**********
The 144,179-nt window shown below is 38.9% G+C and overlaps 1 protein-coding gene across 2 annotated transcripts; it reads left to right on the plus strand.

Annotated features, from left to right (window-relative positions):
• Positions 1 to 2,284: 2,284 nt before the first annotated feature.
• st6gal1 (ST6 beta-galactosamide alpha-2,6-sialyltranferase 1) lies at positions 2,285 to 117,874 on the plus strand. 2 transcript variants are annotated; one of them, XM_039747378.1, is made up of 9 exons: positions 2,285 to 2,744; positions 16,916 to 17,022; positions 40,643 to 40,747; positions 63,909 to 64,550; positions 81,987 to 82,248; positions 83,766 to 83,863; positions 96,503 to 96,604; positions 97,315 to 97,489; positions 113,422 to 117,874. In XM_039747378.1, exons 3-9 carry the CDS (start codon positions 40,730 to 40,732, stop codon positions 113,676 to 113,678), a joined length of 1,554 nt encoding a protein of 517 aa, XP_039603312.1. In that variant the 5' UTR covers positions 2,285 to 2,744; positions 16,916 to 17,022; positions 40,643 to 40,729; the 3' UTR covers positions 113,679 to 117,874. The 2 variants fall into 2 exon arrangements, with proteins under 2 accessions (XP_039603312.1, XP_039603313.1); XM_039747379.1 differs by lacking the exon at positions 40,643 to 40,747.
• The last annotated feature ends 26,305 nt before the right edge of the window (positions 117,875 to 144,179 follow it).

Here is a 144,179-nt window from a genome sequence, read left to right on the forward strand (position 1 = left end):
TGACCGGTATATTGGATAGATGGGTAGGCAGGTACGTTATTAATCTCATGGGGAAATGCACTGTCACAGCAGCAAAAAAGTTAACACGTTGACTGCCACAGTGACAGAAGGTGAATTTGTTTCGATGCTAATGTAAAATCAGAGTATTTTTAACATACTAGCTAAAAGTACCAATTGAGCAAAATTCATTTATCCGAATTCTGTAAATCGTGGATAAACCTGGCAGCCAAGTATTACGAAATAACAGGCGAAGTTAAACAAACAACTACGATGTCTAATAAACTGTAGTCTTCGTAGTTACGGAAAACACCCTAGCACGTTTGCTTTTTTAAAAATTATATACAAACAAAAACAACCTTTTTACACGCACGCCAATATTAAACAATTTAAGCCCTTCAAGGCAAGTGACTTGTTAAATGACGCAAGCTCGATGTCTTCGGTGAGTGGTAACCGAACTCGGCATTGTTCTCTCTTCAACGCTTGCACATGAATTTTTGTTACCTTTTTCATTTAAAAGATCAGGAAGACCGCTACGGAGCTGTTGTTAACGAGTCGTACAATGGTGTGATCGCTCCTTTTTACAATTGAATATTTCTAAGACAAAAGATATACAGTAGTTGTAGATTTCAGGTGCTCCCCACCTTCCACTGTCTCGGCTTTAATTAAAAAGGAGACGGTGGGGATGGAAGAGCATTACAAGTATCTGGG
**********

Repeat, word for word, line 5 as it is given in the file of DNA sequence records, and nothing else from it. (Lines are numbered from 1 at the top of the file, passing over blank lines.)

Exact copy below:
• The last annotated feature ends 26,305 nt before the right edge of the window (positions 117,875 to 144,179 follow it).